Kennard Says FCC Will Not Require AT&T to Open its Cable Network

(February 4, 1999) FCC Chairman William Kennard stated today that the FCC will not require AT&T and TCI to open their broadband cable network.  AOL and ISPs have asked the FCC to impose this as a condition for approval of the pending merger of AT&T and TCI.  Kennard made the statement during an impromptu press conference after an address to the AARP in Washington DC.

See, full transcript of
Kennard's press conference

William Kennard, who is Chairman of the Federal Communications Commission, spoke at a convention of the American Associated of Retired Persons at the Willard Hotel in Washington DC.  His address, and questions from AARP members, focused on consumer issues such as slamming, cramming, complex monthly bills, and access to telecommunications services by persons with disabilities. Immediately afterwards, he spoke with a group of telecommunications writers, who focused their questions on the AT&T TCI merger, and whether AT&T would be required by the FCC to open up its cable network.

Kennard stated:

"Last week, as you may know, the FCC did address this issue -- open access to the AT&T network -- and we indicated, I indicated, it is a serious issue. We are going to continue to study it and monitor it. But at this point, because the Internet is still in its infancy, we decided it was not appropriate for us to today write rules that are going to govern how this network should be developed."

He elaborated that the FCC should not create a disincentive for investment in broadband facilities:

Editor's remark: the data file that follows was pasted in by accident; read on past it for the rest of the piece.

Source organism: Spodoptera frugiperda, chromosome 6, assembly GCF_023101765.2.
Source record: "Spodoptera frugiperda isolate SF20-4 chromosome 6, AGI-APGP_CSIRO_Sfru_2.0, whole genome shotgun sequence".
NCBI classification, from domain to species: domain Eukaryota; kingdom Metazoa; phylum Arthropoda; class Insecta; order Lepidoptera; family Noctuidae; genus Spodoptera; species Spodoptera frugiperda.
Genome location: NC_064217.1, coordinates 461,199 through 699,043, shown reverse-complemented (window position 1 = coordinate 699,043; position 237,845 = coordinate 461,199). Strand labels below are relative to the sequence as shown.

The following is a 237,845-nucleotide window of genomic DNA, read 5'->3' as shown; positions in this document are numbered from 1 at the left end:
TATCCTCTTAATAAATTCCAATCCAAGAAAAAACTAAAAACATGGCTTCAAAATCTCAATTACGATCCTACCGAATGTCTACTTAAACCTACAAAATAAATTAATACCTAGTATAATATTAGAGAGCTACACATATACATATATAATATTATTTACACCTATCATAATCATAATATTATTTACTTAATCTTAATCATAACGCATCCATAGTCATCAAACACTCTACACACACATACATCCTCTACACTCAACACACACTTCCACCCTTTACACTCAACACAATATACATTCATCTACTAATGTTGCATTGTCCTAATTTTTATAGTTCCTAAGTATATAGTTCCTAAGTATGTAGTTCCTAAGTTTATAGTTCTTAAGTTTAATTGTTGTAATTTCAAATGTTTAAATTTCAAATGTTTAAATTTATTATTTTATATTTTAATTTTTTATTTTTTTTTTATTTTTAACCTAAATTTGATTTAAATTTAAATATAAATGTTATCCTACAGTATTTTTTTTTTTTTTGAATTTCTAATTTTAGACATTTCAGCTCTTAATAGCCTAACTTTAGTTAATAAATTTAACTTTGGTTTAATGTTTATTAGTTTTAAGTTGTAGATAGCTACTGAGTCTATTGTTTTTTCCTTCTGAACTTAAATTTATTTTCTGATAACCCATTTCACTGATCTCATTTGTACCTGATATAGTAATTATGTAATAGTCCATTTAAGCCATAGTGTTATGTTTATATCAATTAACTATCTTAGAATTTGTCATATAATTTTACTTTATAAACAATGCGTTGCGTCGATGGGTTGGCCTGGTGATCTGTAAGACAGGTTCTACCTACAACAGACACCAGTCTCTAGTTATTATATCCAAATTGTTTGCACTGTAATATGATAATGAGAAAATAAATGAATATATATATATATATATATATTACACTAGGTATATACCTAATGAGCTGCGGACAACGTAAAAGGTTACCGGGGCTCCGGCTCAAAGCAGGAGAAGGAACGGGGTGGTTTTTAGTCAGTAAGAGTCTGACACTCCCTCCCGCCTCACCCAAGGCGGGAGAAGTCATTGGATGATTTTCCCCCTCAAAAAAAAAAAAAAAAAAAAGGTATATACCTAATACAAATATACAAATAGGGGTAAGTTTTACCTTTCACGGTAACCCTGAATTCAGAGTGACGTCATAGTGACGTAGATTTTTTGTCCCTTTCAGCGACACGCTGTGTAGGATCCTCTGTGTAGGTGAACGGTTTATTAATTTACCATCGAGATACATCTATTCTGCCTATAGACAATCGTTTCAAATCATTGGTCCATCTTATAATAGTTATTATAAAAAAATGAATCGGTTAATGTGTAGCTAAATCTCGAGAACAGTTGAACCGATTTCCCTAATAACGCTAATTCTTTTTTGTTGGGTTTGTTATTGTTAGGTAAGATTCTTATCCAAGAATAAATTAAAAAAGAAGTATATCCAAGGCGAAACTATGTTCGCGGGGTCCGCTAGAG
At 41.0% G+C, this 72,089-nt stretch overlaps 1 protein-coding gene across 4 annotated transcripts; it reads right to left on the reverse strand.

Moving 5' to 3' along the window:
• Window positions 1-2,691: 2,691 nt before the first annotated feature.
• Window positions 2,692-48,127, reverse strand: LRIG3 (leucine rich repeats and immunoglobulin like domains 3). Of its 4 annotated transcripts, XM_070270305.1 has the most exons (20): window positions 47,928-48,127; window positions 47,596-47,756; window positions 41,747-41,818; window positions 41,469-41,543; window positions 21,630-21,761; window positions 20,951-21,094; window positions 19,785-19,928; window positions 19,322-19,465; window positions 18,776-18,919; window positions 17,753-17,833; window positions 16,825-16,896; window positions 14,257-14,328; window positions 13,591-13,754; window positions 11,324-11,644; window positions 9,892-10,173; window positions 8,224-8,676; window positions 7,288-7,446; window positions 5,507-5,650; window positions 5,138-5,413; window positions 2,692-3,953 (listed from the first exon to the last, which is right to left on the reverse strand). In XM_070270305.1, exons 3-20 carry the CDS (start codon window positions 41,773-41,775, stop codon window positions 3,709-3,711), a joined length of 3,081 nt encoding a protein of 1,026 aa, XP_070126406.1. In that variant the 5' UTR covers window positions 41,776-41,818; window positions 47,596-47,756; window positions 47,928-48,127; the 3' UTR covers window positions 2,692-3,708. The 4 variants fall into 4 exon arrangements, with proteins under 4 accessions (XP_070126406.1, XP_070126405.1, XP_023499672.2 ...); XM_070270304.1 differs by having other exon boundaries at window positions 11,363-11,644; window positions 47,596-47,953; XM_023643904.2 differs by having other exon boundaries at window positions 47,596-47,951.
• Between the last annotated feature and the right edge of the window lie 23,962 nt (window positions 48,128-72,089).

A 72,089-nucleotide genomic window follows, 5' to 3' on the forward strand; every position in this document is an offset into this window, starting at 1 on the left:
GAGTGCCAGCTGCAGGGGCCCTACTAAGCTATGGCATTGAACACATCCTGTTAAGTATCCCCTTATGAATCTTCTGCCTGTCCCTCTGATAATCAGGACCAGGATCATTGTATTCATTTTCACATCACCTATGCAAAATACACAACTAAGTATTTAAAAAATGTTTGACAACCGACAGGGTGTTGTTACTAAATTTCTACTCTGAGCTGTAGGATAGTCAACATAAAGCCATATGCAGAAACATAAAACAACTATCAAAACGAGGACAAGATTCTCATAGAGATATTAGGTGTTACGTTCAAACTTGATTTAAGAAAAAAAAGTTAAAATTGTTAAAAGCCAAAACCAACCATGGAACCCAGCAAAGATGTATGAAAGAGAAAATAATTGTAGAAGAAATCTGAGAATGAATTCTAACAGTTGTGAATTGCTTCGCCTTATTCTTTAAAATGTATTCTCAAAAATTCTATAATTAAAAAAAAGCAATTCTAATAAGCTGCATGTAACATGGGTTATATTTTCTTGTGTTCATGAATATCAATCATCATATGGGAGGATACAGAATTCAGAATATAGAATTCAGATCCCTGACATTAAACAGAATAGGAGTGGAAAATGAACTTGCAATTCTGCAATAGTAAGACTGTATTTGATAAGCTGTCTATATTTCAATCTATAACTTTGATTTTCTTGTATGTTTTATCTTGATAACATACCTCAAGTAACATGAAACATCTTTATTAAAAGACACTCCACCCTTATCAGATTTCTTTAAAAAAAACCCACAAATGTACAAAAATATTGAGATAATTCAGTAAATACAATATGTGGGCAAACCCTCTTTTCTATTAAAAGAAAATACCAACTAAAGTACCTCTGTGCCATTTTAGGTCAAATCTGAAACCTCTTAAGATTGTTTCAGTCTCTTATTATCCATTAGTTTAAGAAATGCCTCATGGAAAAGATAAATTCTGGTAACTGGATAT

"Well, we certainly want investment in broadband access. That is a good thing for the country. We need these networks deployed quickly. If the government is not going to do it, somebody has got to pay for it.  The FCC should not -- nobody in government should be depressing investment in broadband facilities, because consumers want this.  It is good for them. It is good for the economy."

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William Kennard

The FCC has jurisdiction over the proposed merger of AT&T and cable company TCI.   However, other cable companies that are not going through mergers will also be providing broadband Internet access over their cable lines.  Kennard stated that singling AT&T out for imposition of access conditions would not be appropriate at this time.

For example, Kennard stated: "It is not going to be considered as part of the merger, and I will tell you why. If we were to impose a condition on two merging parties, then it would be problematic for other cable operators who want to provide the same service. So, it is an issue, that in my view, needs to be considered in a more comprehensive way, an industry wide way, as opposed singling out just two single players."

However, he left the door open for future FCC action on this issue of access to Internet access via cable.  He also stated that the FCC was concerned about what effect delaying decision on this issue would have.

"Here is the key thing, that I am interested in understanding more. And that is, what is the cost of delay? If we do not act immediately in this area, will it be difficult or impossible to go back later and ensure that there is access to these networks? That is an issue that -- that is kind of the next step in our analysis of this issue."

Kennard concluded:

"What I don't want the agency to do is to compose a set of rules until we have a better understanding of how this marketplace is going to develop. This marketplace is still in its infancy. Remember, we need to have a certain amount of humility to recognize that we cannot predict exactly where it is going. If you cannot predict exactly where a market is going, you cannot presume to have a regulatory solution for every problem that is going to arise."